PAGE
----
certified and these are classified as below:
  development as classified below:
  – (A): The NGO as an Organization;
  – (B): NGO Programs and Activities;
  – (C): Further improving our performance
                Certification Process
•   The certification process and overall implementation of the QuAM is vetted
    and verified by two important external organs, and at times the third organ
    may be involved. The organs are:

     – National QuAM Council: independent of any single NGO comprising of 7 persons
       from representatives of NGO networks (apex, thematic and district) and two
       independent persons with extensive knowledge of civil society. The Council
       issues Quality Assurance Certificates and also acts as the keeper of the QuAM:
       monitors its implementation, keeps records, sensitizes and trains district
       committees.

     – District Quality Assurance Certification Committee: Is composed of 5 voluntary
       members, at least one third of whom are female.

     – Public or Beneficiary: vetting may be done with the help of the prescribed
       beneficiaries which the NGO in operates. At times the vetting mechanisms may
       require every NGO to subject itself to public scrutiny to get feedback on its work
       from the community or stakeholders that have a stake in the organization
                 Strategic Focus
• Outreach and Publicity of QuAM to all NGOs and their
  constituencies in the country

• Encouraging and supporting NGOs to under take the Certification

• NGO Capacity Development (this will evolve as generic QuAM Gaps
  are identified through Monitoring and Evaluation– it should be
  conceptualized as a mentoring process where more advanced
  NGOs can help the others)

• Networking, Learning and Synergy Building (national QuAM
  platform for learning and experience sharing
     Foreseen QuAM Benefits
• The QuAM is a progressive, non–threatening instrument
  to internal self-governance, designed to enable NGOs at
  different levels of development to grow overtime

• QuAM ensures genuine appreciation of principles and
  practices, as opposed to enforced conditioning which
  leads to organizations ‘artificially’ claiming governance
  standards without believing in them

• Having NGOs that are publicly accountable and are able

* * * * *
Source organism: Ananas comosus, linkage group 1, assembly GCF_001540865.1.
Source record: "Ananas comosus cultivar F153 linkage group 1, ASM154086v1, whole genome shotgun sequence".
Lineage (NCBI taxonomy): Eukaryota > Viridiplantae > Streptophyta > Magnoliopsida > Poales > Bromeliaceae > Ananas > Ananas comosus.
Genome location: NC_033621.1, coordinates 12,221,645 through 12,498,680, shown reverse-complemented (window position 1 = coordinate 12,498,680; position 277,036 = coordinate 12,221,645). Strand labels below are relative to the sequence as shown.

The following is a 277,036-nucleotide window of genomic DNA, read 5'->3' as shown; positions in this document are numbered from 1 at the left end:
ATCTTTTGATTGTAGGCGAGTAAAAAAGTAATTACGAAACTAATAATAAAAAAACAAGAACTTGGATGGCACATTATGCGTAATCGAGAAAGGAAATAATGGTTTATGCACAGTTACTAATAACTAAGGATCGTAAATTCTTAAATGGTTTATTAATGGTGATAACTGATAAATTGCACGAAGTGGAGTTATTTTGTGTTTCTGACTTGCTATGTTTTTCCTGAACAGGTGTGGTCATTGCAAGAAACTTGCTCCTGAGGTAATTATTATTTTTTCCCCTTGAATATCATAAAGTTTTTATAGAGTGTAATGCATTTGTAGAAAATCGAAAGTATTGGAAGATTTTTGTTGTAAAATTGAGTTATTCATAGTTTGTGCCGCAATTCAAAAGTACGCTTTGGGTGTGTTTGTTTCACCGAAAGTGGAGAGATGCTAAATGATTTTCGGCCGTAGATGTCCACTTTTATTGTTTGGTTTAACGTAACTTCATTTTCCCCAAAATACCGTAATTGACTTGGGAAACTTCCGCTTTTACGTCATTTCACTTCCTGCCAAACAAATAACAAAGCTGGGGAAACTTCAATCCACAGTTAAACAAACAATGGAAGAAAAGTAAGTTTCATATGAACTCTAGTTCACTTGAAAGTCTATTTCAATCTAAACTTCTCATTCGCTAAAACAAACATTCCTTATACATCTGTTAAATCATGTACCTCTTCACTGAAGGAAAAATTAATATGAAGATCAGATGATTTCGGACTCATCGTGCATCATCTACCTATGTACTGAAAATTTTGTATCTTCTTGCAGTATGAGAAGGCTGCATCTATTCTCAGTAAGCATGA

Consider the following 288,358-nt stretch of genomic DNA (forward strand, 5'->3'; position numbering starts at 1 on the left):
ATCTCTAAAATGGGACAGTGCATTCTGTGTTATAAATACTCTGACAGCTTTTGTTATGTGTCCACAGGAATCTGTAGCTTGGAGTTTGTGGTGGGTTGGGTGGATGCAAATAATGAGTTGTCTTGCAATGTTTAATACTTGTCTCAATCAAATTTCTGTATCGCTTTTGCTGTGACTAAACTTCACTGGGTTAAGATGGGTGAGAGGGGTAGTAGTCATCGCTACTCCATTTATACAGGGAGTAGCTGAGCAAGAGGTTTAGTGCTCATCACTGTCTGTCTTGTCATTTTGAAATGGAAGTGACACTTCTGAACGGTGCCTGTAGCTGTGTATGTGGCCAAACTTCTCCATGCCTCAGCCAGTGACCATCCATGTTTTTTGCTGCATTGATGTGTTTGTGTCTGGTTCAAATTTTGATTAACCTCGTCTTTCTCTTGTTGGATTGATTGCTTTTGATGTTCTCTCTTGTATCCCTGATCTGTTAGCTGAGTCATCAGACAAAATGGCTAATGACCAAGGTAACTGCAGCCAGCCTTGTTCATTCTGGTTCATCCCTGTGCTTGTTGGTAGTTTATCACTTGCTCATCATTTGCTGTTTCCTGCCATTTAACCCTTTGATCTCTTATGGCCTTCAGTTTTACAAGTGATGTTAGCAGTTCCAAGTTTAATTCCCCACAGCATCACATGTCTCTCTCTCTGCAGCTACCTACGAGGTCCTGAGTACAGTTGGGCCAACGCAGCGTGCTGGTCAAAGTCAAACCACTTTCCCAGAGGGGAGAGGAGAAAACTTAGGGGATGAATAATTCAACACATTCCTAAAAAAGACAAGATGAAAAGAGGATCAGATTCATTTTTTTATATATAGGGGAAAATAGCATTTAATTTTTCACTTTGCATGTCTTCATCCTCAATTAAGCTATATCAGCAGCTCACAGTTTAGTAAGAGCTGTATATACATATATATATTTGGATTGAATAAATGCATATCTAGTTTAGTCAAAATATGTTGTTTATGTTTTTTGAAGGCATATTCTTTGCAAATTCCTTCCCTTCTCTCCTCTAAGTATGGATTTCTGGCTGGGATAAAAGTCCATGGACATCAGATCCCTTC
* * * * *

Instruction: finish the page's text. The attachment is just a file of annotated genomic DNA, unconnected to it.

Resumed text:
to show the impact of their work to the community/
  constituency they represent.
                   Benefits
• Benefits for NGOs include:
    – Enhanced credibility, legitimacy,
      accountability, protection/autonomy
    – Contributes to better cohesion amongst
      NGOs
    – Helps to constantly improve performance and
      NGOs learn from examples; and
    – Raises profile
•
       Achievements so far made
• Launch by Minister of State for Internal Affairs at the 2nd Uganda
  Social Forum in September 2006

• Recognition of the QuAM by NGOs, development partners and
  government – the QuAM is recognized in the NGO Regulations of
  2009 and the draft NGO Policy

• QuAM infrastructure in place;
   – A fully established and functioning National Council
   – Fully functioning secretariat,
   – QuAM Committees in 19 districts,

• Recognition of the QuAM by NGOs, development partners and
  government – the QuAM is recognized in the NGO Regulations of
  2009 and the draft NGO Policy
                  Achievements
• Sensitizing and marketing to NGOs – both during the
  process of formulation and after its launch,

• Some NGOs have already gone through the process and
  testified to the importance of Self Regulation, and they
  can give testimony on how going through the process
  has helped streamline their operations and these
  include;
   –   UNNGOF,
   –   Plan Uganda,
   –   Kalanga District NGO Forum,
   –   DENIVA, and
   –   Anti-Corruption Coalition Uganda (ACCU
     Outstanding Challenges
• Limited outreach especially at sub national level,

• Different interpretation by other stakeholders
  who look at QuAM as a compulsory instrument,
  rather than voluntary which would undermine a
  cardinal principle of the initiative,

• Lack of clarity on ownership; some NGOs think
  that QuAM belongs to particular organizations
  and they have no business with it.
                       Conclusion
• In a country facing a moral crisis in the public and private sector, the
  QuAM aims to make a contribution to inculcating moral impulses
  that will percolate through the entire society.

• The QuAM is one of the most important developments in the NGO
  sector that has got support from a cross section of NGOs; local,
  national, International, and other partner sectors

• We therefore call upon all actors to respect the values and principles
  that QuAM espouses and support its implementation.

• We would encourage all NGOs in the country to adopt/assimilate to
  the QuAM Agenda as an instrument composed of standards aimed
  at enhancing Accountability as well as credibility in the sector.